# Statistical Analysis

Blog posts and articles about analyzing data and performing statistical analysis.

As we start off 2018, our eyes are on the winter weather, specifically low temperatures and snowfall. After 2015-2016's warmest winter on record and Chicago breaking records in 2017 with no snow sticking to the ground in January or February, our luck might have run out. We shall see, though. The Old Farmer's Almanac is reporting that 2017-2018 winter temperatures will be colder than last winter. If... Continue Reading
Wildfires in California have killed at least 40 people and burned more than 217,000 acres in the past few weeks. Nearly 8,000 firefighters are trying to contain the blazes with the aid of more than 800 firetrucks, 70 helicopters and 30 planes. In remote areas difficult to access by firetruck, smokejumpers may be needed to parachute in to fight the fires. But danger looms before a smokejumper even... Continue Reading
Overfitting a model is a real problem you need to beware of when performing regression analysis. An overfit model result in misleading regression coefficients, p-values, and R-squared statistics. Nobody wants that, so let's examine what overfit models are, and how to avoid falling into the overfitting trap. Put simply, an overfit model is too complex for the data you're analyzing. Rather than... Continue Reading
Maybe you're just getting started with analyzing data. Maybe you're reasonably knowledgeable about statistics, but it's been a long time since you did a particular analysis and you feel a little bit rusty. In either case, the Assistant menu in Minitab Statistical Software gives you an interactive guide from start to finish. It will help you choose the right tool quickly, analyze your data... Continue Reading
Control charts take data about your process and plot it so you can distinguish between common-cause and special-cause variation. Knowing the difference is important because it permits you to address potential problems without over-controlling your process.   Control charts are fantastic for assessing the stability of a process. Is the process mean unstable, too low, or too high? Is observed... Continue Reading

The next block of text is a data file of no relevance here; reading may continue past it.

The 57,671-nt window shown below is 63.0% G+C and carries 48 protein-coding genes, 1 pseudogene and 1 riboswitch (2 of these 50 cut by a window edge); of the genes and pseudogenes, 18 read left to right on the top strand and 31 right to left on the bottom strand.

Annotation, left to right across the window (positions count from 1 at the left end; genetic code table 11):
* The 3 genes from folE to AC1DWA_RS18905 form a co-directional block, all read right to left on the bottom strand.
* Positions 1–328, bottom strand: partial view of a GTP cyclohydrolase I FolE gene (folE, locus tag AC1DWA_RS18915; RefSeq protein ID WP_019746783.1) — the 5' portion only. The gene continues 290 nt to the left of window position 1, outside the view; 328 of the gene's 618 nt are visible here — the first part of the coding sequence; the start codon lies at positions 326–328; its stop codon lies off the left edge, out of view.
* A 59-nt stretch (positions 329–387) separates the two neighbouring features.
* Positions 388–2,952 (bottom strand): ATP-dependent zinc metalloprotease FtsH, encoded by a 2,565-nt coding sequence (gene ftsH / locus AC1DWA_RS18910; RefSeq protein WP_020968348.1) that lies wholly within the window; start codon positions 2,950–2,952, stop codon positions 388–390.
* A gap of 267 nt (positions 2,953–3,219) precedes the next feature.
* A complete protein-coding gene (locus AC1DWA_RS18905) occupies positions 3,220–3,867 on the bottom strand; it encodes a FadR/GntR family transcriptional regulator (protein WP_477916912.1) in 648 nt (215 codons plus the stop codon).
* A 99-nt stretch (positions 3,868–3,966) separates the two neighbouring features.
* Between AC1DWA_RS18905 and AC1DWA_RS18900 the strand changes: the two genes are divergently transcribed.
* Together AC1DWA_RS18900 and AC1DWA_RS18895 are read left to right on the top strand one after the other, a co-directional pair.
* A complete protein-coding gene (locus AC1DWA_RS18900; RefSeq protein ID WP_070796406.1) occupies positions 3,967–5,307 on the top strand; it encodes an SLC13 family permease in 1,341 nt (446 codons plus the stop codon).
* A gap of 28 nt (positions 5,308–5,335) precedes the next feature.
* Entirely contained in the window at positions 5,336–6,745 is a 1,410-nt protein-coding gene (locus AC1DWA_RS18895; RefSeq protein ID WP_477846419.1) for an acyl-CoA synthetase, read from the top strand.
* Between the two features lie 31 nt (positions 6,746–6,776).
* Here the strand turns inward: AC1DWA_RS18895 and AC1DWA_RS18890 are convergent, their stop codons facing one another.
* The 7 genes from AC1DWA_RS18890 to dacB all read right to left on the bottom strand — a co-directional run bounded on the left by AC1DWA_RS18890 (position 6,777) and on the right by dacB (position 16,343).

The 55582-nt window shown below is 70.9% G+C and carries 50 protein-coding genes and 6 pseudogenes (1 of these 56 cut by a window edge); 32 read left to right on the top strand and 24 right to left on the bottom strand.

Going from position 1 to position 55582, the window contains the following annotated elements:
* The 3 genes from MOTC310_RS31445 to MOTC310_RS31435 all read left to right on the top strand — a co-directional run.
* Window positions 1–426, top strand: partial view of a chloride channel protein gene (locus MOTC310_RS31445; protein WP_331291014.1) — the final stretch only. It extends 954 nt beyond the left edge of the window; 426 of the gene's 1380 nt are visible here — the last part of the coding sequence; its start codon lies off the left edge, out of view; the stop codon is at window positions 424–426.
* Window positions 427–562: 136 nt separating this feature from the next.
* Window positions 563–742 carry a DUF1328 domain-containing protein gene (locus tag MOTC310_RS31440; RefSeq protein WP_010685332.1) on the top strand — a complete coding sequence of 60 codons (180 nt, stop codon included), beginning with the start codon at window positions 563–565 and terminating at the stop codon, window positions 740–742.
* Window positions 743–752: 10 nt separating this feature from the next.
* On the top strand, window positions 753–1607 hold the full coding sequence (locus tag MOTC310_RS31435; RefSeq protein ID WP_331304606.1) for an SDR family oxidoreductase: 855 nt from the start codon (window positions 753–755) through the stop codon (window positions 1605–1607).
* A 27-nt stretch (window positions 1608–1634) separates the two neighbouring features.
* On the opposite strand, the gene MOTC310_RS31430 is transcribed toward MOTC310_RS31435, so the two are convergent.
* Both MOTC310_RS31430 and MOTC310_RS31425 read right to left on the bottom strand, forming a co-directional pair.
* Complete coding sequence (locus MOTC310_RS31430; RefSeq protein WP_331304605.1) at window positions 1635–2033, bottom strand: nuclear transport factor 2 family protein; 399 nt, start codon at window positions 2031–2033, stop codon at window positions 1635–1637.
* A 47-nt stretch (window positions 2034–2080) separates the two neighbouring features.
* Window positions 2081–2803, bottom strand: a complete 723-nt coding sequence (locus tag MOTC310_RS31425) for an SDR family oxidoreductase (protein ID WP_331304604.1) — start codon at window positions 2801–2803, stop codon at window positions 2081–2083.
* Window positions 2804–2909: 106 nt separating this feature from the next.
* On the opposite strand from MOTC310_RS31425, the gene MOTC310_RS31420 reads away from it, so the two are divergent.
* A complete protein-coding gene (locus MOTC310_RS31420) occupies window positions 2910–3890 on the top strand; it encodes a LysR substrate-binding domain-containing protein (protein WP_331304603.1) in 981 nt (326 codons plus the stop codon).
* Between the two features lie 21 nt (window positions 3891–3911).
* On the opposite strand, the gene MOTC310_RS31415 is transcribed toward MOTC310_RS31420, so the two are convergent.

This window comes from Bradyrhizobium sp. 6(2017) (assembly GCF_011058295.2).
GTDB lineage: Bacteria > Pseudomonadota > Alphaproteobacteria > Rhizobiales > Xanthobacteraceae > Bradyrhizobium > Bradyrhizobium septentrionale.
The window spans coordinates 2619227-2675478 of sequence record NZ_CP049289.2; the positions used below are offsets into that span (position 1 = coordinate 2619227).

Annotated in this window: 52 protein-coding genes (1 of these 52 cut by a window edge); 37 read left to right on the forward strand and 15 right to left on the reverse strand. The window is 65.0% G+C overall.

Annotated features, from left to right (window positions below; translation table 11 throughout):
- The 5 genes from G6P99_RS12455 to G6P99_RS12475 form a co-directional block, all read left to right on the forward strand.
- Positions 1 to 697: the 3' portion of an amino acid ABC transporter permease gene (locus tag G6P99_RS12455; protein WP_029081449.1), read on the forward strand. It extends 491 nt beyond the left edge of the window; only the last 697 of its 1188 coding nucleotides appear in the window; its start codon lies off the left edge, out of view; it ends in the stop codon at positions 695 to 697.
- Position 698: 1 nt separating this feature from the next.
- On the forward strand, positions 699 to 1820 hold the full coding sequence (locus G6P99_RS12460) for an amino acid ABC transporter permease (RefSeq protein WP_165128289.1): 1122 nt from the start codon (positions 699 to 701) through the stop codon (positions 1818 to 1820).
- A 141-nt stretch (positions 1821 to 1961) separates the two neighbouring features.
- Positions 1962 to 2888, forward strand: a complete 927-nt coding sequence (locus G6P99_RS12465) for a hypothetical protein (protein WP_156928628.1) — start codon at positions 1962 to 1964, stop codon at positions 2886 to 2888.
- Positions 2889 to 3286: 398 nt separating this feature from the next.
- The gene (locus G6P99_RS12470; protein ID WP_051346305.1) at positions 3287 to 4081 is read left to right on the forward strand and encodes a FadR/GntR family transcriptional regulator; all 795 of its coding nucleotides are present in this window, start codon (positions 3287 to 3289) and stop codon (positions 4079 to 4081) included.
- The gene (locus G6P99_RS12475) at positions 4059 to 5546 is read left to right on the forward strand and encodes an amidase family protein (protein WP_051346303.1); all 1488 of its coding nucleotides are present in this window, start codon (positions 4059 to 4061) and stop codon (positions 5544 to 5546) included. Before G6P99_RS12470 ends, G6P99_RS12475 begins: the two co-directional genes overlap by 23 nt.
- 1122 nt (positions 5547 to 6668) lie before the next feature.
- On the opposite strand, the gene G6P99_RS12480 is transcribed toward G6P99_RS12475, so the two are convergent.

In statistics, as in life, absolute certainty is rare. That's why statisticians often can't provide a result that is as specific as we might like; instead, they provide the results of an analysis as a range, within which the data suggest the true answer lies. Most of us are familiar with "confidence intervals," but that's just of several different kinds of intervals we can use to characterize the... Continue Reading
by Matthew Barsalou, guest blogger At the end of the first part of this story, a group of evil trouble-making chickens had convinced all of their fellow chickens to march on the walled city of Wetzlar, where, said the evil chickens, they all would be much happier than they were on the farm. The chickens marched through the night and arrived at Wetzlar on the Lahn as the sun came up. “Let us in!”... Continue Reading
by Matthew Barsalou, guest blogger Once upon a time, in the Kingdom of Wetzlar, there was a farm with over a thousand chickens, two pigs, and a cow. The chickens were well treated, but a few rabble-rousers among them got the rest of the chickens worked up. These trouble-making chickens looked almost like the other chickens, but in fact they were evil chickens.  By HerbertT - Eigenproduktion, CC... Continue Reading
The Six Sigma quality improvement methodology has lasted for decades because it gets results. Companies in every country around the world, and in every industry, have used this logical, step-by-step method to improve the quality of their processes, products, and services. And they've saved billions of dollars along the way. However, Six Sigma involves a good deal of statistics and data analysis,... Continue Reading